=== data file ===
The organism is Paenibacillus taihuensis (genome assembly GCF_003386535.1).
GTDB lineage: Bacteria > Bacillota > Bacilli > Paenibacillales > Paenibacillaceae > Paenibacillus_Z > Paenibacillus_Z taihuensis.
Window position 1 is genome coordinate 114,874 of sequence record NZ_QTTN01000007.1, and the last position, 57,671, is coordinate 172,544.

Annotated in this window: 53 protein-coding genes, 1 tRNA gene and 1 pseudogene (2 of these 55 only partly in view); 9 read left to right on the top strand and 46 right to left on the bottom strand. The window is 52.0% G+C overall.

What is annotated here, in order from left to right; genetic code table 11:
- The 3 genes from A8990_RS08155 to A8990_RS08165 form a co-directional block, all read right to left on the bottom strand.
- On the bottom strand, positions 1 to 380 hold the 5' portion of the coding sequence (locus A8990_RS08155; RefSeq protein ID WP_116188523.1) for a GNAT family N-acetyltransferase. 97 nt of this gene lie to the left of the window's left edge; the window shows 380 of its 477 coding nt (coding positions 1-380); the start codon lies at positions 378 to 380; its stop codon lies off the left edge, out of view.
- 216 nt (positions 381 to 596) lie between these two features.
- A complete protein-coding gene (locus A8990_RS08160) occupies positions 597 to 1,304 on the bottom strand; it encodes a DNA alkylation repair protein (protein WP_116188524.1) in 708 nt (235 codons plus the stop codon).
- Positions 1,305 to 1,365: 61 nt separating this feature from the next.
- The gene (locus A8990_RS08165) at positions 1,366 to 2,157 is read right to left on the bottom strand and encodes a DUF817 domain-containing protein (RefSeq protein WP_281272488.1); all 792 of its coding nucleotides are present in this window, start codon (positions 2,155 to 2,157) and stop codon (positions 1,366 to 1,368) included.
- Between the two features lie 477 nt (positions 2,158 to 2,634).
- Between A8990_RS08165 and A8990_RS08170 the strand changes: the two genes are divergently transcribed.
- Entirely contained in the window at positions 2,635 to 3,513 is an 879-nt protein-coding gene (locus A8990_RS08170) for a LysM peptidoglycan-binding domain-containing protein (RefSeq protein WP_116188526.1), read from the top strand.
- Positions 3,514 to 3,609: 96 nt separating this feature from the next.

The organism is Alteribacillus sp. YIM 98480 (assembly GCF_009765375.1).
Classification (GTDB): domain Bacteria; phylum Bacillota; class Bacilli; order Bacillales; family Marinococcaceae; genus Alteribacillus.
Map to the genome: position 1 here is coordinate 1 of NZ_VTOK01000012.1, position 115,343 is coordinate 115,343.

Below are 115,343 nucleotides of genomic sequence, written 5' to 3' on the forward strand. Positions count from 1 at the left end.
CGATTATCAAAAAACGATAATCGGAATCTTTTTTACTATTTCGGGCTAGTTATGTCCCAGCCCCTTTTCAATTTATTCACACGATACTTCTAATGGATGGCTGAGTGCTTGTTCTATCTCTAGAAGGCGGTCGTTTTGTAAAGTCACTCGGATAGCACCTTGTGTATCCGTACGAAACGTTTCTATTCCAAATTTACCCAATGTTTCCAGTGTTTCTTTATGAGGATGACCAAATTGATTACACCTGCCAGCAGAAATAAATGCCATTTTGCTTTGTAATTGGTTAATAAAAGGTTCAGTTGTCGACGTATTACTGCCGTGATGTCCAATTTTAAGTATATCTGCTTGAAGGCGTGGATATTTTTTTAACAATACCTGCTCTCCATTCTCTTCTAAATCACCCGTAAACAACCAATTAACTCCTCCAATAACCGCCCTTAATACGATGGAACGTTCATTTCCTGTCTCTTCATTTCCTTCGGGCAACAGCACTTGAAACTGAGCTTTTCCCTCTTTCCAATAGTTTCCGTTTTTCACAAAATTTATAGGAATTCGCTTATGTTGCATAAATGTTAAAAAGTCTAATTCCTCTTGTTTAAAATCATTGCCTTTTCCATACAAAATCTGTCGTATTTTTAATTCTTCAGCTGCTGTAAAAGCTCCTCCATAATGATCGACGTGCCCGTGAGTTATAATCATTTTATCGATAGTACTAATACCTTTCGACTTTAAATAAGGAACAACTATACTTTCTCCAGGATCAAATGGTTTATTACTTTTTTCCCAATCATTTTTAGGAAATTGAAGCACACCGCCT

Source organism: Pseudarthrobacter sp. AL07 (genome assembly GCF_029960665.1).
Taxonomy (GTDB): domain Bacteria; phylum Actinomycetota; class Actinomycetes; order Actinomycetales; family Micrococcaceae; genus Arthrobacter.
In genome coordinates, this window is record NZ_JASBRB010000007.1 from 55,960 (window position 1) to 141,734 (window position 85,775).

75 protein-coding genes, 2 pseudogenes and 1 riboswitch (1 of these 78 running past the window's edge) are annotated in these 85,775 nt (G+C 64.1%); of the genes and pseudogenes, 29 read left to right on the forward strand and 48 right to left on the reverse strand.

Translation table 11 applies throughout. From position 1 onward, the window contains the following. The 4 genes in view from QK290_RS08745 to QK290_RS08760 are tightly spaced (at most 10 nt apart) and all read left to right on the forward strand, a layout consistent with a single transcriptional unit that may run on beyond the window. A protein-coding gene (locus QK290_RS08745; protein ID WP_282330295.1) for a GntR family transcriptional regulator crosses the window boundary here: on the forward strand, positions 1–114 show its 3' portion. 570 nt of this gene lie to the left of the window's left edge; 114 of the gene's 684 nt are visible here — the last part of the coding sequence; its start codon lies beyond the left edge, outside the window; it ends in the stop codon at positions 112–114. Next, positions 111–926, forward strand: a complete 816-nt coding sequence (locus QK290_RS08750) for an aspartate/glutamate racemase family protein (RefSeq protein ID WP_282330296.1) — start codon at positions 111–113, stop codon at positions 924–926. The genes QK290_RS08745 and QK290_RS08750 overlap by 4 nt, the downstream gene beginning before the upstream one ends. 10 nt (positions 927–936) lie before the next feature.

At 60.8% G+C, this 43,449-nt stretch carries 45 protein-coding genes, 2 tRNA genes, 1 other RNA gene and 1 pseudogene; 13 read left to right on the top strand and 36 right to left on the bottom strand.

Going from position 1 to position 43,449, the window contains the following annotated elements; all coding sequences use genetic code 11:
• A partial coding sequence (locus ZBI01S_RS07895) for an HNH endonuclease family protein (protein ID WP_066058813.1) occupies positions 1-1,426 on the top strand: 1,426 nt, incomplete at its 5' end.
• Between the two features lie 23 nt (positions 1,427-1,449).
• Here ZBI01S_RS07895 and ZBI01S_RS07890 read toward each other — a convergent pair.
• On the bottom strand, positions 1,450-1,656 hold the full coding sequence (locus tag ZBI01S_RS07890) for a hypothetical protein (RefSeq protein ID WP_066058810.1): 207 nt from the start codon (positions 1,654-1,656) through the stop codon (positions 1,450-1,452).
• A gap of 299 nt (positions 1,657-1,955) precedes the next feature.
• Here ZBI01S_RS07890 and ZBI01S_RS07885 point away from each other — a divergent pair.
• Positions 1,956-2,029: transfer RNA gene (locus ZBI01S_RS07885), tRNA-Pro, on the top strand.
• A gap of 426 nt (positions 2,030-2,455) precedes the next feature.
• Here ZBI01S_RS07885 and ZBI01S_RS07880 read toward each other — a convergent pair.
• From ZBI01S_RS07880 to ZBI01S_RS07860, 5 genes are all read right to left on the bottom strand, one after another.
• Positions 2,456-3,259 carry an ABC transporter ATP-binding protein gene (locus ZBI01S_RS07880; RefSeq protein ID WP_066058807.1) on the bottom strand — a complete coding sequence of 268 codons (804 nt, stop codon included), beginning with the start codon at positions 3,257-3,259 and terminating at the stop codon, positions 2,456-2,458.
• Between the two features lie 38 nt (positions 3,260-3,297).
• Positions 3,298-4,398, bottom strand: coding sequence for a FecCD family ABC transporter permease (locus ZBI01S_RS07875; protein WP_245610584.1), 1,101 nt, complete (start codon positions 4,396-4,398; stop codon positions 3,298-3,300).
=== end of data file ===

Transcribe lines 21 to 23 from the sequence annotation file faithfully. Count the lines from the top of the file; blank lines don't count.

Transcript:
Source organism: Pseudarthrobacter sp. AL07 (genome assembly GCF_029960665.1).
Taxonomy (GTDB): domain Bacteria; phylum Actinomycetota; class Actinomycetes; order Actinomycetales; family Micrococcaceae; genus Arthrobacter.
In genome coordinates, this window is record NZ_JASBRB010000007.1 from 55,960 (window position 1) to 141,734 (window position 85,775).